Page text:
No matter what’s happening in the markets, a Registered Retirement Savings Plan (RRSP) is still one of the best ways to save for retirement. You get tax benefits plus the benefit of compound interest working for you. So, here’s how to make the most of your RRSP.
If you act on only one idea here, make it this one. The difference between retirement peace of mind and stress isn’t how much money you make or how smart you are, but how well you conquer the all-too-human tendencies to procrastinate and under-save. Pay yourself first with automatic, regular contributions from your chequing account to your RRSP.
With a pre-authorized contribution (PAC) plan you can contribute as little as $50 weekly, monthly or semi-annually — whichever is right for you. If your RRSP is invested in the market, you’ll get the advantage of dollar cost averaging, you’ll probably save more and you won't be scrambling to meet the RRSP deadline.
It’s practically the universal law of saving—start early. You’ll get time and compounding working for you, which can make a big difference to how much you need to save. A person making $50,000 who wants an annual retirement income of $40,000 needs to put aside about 8% of their salary each year if they’re starting to save at age 25, but 22% if they’re starting at age 50.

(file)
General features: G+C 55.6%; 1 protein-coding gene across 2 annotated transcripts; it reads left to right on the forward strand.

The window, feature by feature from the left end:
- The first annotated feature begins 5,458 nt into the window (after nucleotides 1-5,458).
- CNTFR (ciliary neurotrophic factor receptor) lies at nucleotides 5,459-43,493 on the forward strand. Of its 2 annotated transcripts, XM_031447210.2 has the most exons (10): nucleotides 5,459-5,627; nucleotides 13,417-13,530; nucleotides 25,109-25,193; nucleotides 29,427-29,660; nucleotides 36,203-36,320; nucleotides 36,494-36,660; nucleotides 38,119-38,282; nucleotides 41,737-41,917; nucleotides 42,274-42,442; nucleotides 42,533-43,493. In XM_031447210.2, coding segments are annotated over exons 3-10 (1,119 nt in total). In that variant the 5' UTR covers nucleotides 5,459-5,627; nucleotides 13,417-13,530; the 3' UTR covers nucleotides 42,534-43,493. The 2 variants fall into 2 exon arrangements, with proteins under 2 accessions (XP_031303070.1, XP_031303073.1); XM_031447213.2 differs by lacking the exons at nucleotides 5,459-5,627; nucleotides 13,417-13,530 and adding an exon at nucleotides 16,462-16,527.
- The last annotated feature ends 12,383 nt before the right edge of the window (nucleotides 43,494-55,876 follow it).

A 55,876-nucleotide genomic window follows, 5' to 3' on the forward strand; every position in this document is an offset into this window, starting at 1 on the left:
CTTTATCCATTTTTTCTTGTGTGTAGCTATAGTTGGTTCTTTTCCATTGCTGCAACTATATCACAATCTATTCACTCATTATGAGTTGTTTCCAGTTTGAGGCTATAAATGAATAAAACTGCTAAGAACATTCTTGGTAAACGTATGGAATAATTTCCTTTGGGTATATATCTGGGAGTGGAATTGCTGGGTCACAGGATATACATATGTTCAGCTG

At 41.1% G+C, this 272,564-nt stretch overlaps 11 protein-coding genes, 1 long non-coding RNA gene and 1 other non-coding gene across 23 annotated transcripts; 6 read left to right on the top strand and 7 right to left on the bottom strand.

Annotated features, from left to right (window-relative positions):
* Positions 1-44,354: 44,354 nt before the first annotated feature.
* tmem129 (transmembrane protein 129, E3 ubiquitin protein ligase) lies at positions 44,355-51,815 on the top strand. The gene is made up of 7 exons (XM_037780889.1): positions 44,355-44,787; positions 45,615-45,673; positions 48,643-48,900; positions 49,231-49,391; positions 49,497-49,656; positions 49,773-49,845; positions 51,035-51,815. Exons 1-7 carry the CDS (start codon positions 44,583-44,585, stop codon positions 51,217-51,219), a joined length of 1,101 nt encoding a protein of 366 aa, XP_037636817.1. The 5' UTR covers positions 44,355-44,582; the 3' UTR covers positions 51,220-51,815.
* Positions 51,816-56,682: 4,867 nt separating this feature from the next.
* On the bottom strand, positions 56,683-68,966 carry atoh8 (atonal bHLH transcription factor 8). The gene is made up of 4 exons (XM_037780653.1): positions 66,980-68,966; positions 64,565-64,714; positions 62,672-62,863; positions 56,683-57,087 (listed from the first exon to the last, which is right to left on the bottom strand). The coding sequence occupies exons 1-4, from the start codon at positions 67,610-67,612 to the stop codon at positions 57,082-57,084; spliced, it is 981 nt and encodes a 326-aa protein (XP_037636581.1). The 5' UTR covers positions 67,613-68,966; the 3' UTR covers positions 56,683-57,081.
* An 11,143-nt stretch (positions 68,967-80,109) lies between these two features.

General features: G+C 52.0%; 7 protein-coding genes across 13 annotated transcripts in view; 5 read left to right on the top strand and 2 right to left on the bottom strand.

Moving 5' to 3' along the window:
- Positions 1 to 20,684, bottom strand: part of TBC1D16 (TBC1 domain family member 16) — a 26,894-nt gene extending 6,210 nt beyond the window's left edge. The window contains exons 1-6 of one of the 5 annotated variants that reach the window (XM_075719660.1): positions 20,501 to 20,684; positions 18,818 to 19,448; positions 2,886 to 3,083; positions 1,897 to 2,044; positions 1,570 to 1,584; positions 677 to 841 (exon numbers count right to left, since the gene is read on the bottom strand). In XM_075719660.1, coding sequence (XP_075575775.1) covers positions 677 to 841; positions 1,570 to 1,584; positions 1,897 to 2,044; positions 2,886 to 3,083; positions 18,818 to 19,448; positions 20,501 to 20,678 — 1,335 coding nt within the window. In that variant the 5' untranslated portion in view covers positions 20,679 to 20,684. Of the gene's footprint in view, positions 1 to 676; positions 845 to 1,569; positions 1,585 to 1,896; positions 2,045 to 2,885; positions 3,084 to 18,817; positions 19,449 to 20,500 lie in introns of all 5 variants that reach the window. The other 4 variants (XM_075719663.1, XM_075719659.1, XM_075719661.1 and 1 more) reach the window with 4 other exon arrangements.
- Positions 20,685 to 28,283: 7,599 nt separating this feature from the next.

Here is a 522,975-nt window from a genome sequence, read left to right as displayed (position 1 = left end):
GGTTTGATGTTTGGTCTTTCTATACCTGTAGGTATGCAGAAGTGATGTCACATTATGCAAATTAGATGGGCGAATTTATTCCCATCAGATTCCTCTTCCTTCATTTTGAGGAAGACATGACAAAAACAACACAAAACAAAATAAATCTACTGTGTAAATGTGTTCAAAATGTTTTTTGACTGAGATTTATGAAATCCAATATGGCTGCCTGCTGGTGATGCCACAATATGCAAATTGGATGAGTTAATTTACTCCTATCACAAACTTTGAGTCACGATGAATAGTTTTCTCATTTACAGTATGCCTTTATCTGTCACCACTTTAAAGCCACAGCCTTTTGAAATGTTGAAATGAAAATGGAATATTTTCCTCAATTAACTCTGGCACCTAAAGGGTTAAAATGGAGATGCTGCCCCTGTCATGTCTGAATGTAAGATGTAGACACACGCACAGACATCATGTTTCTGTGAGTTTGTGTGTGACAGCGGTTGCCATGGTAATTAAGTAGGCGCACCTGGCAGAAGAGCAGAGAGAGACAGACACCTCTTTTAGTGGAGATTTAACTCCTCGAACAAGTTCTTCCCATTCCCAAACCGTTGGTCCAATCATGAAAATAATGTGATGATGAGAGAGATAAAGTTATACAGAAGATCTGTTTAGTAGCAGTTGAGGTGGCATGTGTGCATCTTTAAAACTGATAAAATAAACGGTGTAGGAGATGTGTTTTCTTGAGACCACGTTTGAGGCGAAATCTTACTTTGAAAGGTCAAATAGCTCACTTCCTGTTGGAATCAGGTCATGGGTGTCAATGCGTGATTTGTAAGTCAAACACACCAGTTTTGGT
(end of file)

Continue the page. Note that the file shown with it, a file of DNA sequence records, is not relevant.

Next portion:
For any given tax year, you can contribute to your RRSP from January 1 of the calendar year until 60 days into the following year. Make your contribution as early in the year as possible instead of leaving it until the 60th day of the following year when the RRSP deadline is looming. You’ll benefit from up to 14 extra months of tax-deferred compounded growth.
Save the max
Take full advantage of RRSPs by contributing your maximum. Your RRSP contribution limit is calculated each year and any unused RRSP contribution room is carried forward indefinitely. Check your Canada Revenue Agency (CRA) Notice of Assessment for your total allowable contributions.
If you don’t have the money, consider borrowing to save with an RRSP loan or using a line of credit. You'll pay interest, but the compounding growth of your money over the long term may far offset the interest costs. Another smart move is to use your tax refund to pay down the amount you borrowed.
Life happens, and you might find yourself unable to contribute the maximum to your RRSP for a period. What’s important is to use up your carried forward contribution room as soon as possible. If you can’t catch up in one lump sum, consider borrowing. Once you’ve caught up, follow these tips to stay on top of your RRSP contributions.
Save for your spouse
If you’re the family’s higher income earner, you can invest some or all your contributions in your spouse’s RRSP and claim the tax deduction. The big benefit comes at retirement when more equalized nest eggs can reduce your combined tax bite and mean more cash to live on.
Name a beneficiary
If you don’t name a beneficiary, your RRSP will be considered part of your estate and be subject to probate, taxes and other fees. In some cases that can reduce its value by almost 50%. If you name your spouse or a dependent child/grandchild as the beneficiary, your RRSP transfers to them tax-free.
Whether you’re new to investing or a seasoned veteran, it’s always a good idea to get professional advice. Servus wealth advisors can provide you with expert insight and help you make informed decisions about your RRSP.